said, he could not agree with the hon. Member, and he wished to point out one inconvenience which resulted to Englishmen from this direct violation of good faith, and the principle of non-intervention. The habit of foreign travel is known to be much improving, and to be most popular in this country. Many English families are in the habit of visiting the Austrian dominions, heretofore they had always been received with great courtesy and kindness, and were looked upon as friends and allies. But a great change has lately taken place. Since the establishment of societies, such as this one, headed by the five gentlemen already named, and since English travellers and writers have declared themselves to be such warm partisans of the enemies of Austria, and so openly express opinions antagonistic to the Austrian Government, and completely subversive of the existing state of things, they have ceased to be regarded as citizens of a friendly state. Recently an English gentleman and his family were exposed to great inconvenience. What was the history of the case? They wanted to proceed to a part of Austria little visited by travellers from the Kingdom of Sardinia, and, their baggage being subjected to a very close search, there were found among it some photographs of Garibaldi. [Laughter.] Hon. Members might laugh, but it was really no joking matter for English travellers, as this party found—for they were immediately surrounded by police and treated with the greatest harshness. He believed they owed all this discomfort to the hon. Gentleman and his four colleagues; for the subscriptions to the Garibaldi Fund were for the avowed purpose of creating civil war; and this English family having been led by their natural admiration for a very remarkable individual to possess themselves of his likeness, were exposed to the suspicion of being agents of this improper and revolutionary society. He believed hon. Gentlemen who had become supporters of this society were merely actuated by a desire to see their names figuring in the public papers with that of a great man; and if any of them regarded the matter in any more serious light he would ask, did they believe they were going to take the Quadrilateral? The noble Lord at the head of the Foreign Office must surely feel that existence of such a society was contrary to his own sense of good faith and honourable English feeling, and he trusted that he would take steps to put an end to such a nuisance.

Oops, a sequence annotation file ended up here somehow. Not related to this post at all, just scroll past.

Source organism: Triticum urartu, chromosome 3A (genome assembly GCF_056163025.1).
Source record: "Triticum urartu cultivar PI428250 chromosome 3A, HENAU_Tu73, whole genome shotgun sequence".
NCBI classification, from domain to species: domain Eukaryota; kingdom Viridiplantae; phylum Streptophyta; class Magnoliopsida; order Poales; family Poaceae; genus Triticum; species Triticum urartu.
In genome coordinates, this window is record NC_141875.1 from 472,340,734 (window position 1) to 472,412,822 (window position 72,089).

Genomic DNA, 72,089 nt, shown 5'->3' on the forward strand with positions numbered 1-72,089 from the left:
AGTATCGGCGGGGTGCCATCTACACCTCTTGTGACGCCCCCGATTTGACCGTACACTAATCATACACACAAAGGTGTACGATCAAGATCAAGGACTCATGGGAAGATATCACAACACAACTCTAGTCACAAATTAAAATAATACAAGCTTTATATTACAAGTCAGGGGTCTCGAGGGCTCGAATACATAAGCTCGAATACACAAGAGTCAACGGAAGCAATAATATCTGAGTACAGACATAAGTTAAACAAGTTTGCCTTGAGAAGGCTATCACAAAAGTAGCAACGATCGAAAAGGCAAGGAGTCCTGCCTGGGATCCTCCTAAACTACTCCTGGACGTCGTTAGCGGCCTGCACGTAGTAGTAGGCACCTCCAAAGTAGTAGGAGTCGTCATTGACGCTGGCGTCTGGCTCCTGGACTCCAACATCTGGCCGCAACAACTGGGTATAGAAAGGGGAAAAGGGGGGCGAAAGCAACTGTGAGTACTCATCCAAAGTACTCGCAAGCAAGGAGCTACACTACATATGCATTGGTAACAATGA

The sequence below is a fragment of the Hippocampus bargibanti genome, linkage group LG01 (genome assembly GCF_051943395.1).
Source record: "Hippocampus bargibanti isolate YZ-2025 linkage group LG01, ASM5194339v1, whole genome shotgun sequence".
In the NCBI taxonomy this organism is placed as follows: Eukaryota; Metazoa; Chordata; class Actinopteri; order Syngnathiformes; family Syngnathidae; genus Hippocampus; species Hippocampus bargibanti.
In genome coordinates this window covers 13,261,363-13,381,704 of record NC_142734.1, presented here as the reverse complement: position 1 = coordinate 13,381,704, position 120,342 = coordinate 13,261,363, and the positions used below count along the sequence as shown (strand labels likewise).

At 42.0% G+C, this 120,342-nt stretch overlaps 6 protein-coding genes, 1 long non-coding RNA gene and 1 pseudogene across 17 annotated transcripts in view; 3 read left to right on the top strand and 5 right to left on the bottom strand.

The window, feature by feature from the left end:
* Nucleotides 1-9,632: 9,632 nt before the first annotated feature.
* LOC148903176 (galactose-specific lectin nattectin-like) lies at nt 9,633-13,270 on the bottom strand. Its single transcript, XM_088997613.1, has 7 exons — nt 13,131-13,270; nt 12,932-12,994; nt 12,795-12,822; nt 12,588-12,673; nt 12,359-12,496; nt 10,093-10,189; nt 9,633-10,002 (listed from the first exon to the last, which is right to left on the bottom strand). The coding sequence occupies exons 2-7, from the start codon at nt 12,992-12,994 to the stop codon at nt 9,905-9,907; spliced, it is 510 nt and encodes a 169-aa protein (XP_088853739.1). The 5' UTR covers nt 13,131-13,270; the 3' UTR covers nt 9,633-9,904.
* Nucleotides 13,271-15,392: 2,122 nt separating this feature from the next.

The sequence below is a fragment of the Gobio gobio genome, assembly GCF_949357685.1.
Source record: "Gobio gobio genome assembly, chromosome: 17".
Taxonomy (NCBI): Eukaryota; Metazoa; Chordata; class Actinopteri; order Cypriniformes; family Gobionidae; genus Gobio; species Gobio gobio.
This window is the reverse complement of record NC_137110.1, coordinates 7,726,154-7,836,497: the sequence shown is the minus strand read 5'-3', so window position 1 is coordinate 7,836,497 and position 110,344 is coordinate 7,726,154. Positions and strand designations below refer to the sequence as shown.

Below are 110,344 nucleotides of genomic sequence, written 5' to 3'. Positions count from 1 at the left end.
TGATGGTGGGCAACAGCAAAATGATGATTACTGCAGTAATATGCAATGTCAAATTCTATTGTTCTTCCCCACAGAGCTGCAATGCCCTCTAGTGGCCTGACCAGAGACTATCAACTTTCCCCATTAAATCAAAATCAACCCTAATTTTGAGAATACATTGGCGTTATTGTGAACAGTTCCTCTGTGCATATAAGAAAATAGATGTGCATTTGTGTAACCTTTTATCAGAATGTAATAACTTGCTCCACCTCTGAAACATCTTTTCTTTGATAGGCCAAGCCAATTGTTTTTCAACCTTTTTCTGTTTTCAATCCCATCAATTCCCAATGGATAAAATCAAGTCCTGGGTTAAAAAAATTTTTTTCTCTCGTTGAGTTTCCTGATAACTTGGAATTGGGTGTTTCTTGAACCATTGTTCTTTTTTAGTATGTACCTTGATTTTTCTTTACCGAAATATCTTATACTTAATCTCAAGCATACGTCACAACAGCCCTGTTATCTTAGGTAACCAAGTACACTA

said, he felt it difficult to express in Parliamentary language his opinion of the answer which had been given by noble Lord. Could he mean to tell the House as a gentleman that he believed the only object of this society was to maintain the status quo in what was now called the Kingdom of Italy? A great many things were publicly said under the guise of debating dexterity which he would pay the noble Lord the compliment of declaring that he would shrink form averring in private. The character of the society was stamped by the name which he bore—that of Garibaldi—the most aggressive man in the world. What danger threatened the Kingdom of Italy that it could be said this was merely a defensive organization? The noble Lord, surely, had not heard the advertisement, which stated distinctly, "It yet remains to free Venetia and to instal the Italian Government at Rome". If that did not mean aggression against the Emperor of Austria and the Pope there was no meaning in the English Language. If the noble Lord heard the terms of the advertisement, he was still more astonished at the reply which he had ventured to give. We were at peace with the Courts both of Austria and Rome. It was true the Queen had no regular representative at Rome, but there was a diplomatic agent, a near relative of the noble Lord, who resided on the spot, and practically there could be no doubt that the Pope was recognized as the lawful Sovereign of his dominions. The Emperor of Austria had a representative in London, and we had one in Vienna. Now, he maintained, without fear of contradiction by the hon. and learned Solicitor General, that any person within these realms, whether actually subjects of the Queen, or but temporarily resident beneath her sway, who levied money for the purposes of aggression against any Sovereign at peace with the Crown of England was guilty of an offence against the law of England. He would not go into the question of the state of Italy, for he hoped before the Session closed they should have an opportunity of discussing fully and fairly the important events which had taken place in that country; but he must observe that the noble Lord, when he detailed what he believed to be the state of things in the Kingdom of Naples, spoke doubtless what he believed, though it was the reverse of fact. To prove what he said he would quote an authority hostile to the Bourbons and the King of Naples, and friendly to the Revolutionary party; and he would ask the noble Lord whether in the letters of The Times' correspondent, who wrote in the strongest manner, not only as a partisan but almost as an advocate, proofs of the grossest oppression were not visible showing that Naples had been treated as a conquered country? It was perfectly untrue that the Piedmontese came as deliverers and were welcomed as such; everything which had transpired proved such a statement to be utterly false. They came there by false pretences, by treason, and corruption, and they kept down the people since their arrival by the rigour of military discipline and by the cruelty of military executions. They knew from the accounts sent home by The Times' correspondent, that there was anarchy in Naples and Sicily, and that in those countries there was no law at all. The loyal subjects of the King of Naples who endeavoured to maintain their rights were called "brigands;" but call them what they might, there was no doubt that the people were opposed to the Piedmontese, and that the latter had shot scores—hundreds of men for no crime but loyalty. It was equally certain that the prisons were full. One viceroy after another had been sent from Turin to keep the peace in those countries, and yet there was no safety for life or property. That was the liberty which the noble Lord's friends had brought to the people of Southern Italy; that was the freedom which that people were forced to accept by the bullet and the bayonet. That the votes for annexation were mere folly and delusion was perfectly well known. The noble Lord was aware of it. He knew that they were worth as much as, and not more than, the votes received for the annexation of Nice and Savoy. Everything which had happened since the annexation itself showed how worthless was that ceremony of taking votes, and that the votes themselves did not express the feelings of the people. All that had occurred since showed that the people desired the return of the Sovereign, and they would yet see his return. The people were at present very cruelly treated; and, therefore, his observations bore directly on the Motion of his hon. Friend, because they went to show that if hon. Gentlemen to whom the Motion alluded were banded together for the purpose of aiding in the further conquest of Italy by the Piedmontese, they were banded together to extend the same system of cruelty, dishonesty, and revolutionary aggression which now prevailed in what was called the Kingdom of Italy, in Sicily, and Naples. The state of things now existing in the South of Italy could not last, and ought not to last. It was impossible to know anything of what was going on in that part of Europe without feeling that it could not last.